**S i**= ∫ ∫ R η ( λ ) I ^ i - β r k 2 d s , i = 0 , 1 , , 6 ( II . C .6 ) ##EQU00018##

**The integration region R consists of the circle defined by the image**light spot of radius r

_{0}. The integration of the sensor's Gaussian response profile is obtained by Riemann sums. That is, the sum of the products of the sensor Gaussian value g(ρ

_{k}) at distance ρ

_{k}with respect to the ith-sensor center (x

_{i}, y

_{i}), times the annular region areas ΔS

_{k}over the light-spot region R. A three-dimensional depiction of the annular slices used for the numerical integration is depicted in the following FIG. 7C.

**[0075]**The integration is carried over by summing up the individual products of the sensor response (Gaussian profile) at distance ρ

_{k}from the sensor's center and the surface area ΔS

_{k}of the annular strip of width Δρ

_{k}bounded by the light spot circle. The distance between the center (x

_{i}, y

_{i}) of the sensor and the center (x

_{0},y

_{0}) of the image light spot is given by d. Letting the arc length of the central fiber of the annular region be a

_{k}, the area of the annular strip within the region R of the light-spot is given by

**ΔS**

_{k}γa

_{k}Δρ=ρ

_{k}(2θ

_{kc}).DE- LTA.ρ (II.C.7)

**[0076]**In (II.C.7), θ

_{kc}is the angle subtended by the radial vector ρ

_{k}when the tip of this vector touches either point P or P' in Figures-3 and 4, where P and P' are the intersections of the central annular sector fiber (dotted line in the annular region in FIGS. 7B and 7C) with the circle boundary. It can be shown from the geometry of the problem, using the law of cosines, that this angle is given by

**θ kc = cos - 1 { ρ k 2 + d 2 - r 0 2 2 ρ k d } ( II . C .8 ) ##EQU00019##**

**The product of the Gaussian value g**(ρ

_{k}) and the annular region area ΔS

_{k}is the "volume" V

_{k}given by

**V**

_{k}=g(ρ

_{k})ΔS

_{k}(II.C.9)

**Substituting**(II.C.7) into (II.C.9) yields

**V**

_{k}=g(ρ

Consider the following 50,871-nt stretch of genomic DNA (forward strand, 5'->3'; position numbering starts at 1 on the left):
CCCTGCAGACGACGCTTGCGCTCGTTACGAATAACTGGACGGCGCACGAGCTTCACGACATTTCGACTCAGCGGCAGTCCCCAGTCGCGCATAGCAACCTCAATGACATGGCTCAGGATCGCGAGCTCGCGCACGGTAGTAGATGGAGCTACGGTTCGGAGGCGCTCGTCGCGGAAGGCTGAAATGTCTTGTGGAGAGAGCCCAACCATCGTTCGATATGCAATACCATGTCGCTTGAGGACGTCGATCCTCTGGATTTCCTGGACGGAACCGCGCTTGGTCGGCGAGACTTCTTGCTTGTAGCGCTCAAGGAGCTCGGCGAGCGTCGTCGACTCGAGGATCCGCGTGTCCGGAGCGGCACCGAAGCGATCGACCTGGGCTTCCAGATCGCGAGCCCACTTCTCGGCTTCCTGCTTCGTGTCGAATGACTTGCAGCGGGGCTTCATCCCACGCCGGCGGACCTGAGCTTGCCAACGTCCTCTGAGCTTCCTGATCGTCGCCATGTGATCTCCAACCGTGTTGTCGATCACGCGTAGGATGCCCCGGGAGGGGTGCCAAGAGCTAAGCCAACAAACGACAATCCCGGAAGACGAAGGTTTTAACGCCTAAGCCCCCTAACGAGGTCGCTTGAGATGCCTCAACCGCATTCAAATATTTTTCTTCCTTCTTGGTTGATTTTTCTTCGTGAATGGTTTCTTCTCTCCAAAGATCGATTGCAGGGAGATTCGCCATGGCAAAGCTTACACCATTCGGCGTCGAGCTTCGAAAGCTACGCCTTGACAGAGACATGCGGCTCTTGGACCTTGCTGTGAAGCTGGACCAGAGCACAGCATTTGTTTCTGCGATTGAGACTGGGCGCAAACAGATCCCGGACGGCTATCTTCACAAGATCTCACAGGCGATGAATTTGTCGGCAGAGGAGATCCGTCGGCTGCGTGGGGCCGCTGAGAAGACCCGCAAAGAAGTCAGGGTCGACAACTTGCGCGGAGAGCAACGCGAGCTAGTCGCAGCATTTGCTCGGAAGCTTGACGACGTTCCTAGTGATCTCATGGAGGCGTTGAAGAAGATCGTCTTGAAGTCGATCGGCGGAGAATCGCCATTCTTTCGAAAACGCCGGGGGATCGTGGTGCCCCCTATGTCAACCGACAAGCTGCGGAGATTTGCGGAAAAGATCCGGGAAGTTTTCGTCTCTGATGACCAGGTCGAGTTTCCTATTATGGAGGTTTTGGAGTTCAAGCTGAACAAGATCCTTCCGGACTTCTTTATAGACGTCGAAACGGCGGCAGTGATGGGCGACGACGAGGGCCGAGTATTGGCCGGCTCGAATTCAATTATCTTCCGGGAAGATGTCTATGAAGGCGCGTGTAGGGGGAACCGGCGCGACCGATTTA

_{k})ρ

_{k}(2θ

_{kc})Δρ. (II.C.10)

**[0077]**Summing all these and replacing (II.C.8) into (II.C.10) gives

**V**= 2 k = 0 n g ( ρ k ) cos - 1 { ρ k 2 + d 2 - r 0 2 2 ρ k d } ρ k Δ ρ ( II . C .11 ) ##EQU00020##

**The sum extends to all annular strips that fit in the region R from**ρ

_{k}=ρ

_{0}=d-r

_{0}to ρ

_{k}=ρ

_{n}=d+r

_{0}. The number n of annular strips between these limits is controlled by the width Δρ of the annular strips that is selected for accuracy considerations. That is, the number of strips and the strip width are related as

**Δ ρ = 2 r 0 n , n .di-elect cons. Z + ( II . C .12 ) ##EQU00021##**

**[0078]**Substituting (II.C.12) and the normalized Gaussian response function

**g**( ρ k ) = 1 2 π σ 2 exp { - ρ k 2 2 σ 2 } ( II . C .13 ) ##EQU00022##

**into**(II.C.11) yields

**V**= 2 k = 0 n 1 2 π σ 2 exp { - ρ k 2 2 σ 2 } cos - 1 { ρ k 2 + 2 - r 0 2 2 ρ k } ρ k 2 r 0 n ( II . C .14 ) ##EQU00023##

**Substituting**

**[0079]**ρ k = - r 0 + ( k - 1 ) Δ ρ + Δ ρ 2 ##EQU00024##

**into**(II.C.14) and performing simplifications gives

**V**= 2 r 0 n π σ 2 k = 0 n exp { - ρ k 2 2 σ 2 } ( - r 0 + ( k - 1 ) Δ ρ + Δ ρ 2 ) cos - 1 { ρ k 2 + 2 - r 0 2 2 ρ k } ( II . C .15 ) ##EQU00025##

**This Riemann sum can be computed numerically in simulation software**.

**[0080]**Referring now to FIG. 8, the top trace shows the overlap volume (mathematical convolution) of a circle shaped target (as in FIG. 7A) moving across the Gaussian Response profile of a photo sensor and the resulting signal output of that circle moving across the equator of that portion of the focal plane of the ommatidia. The bottom trace shows the percentage overlap of that same circular shaped target with adjacent photo sensors whose Gaussian response overlaps with the sensor where the target is transiting an equatorial line.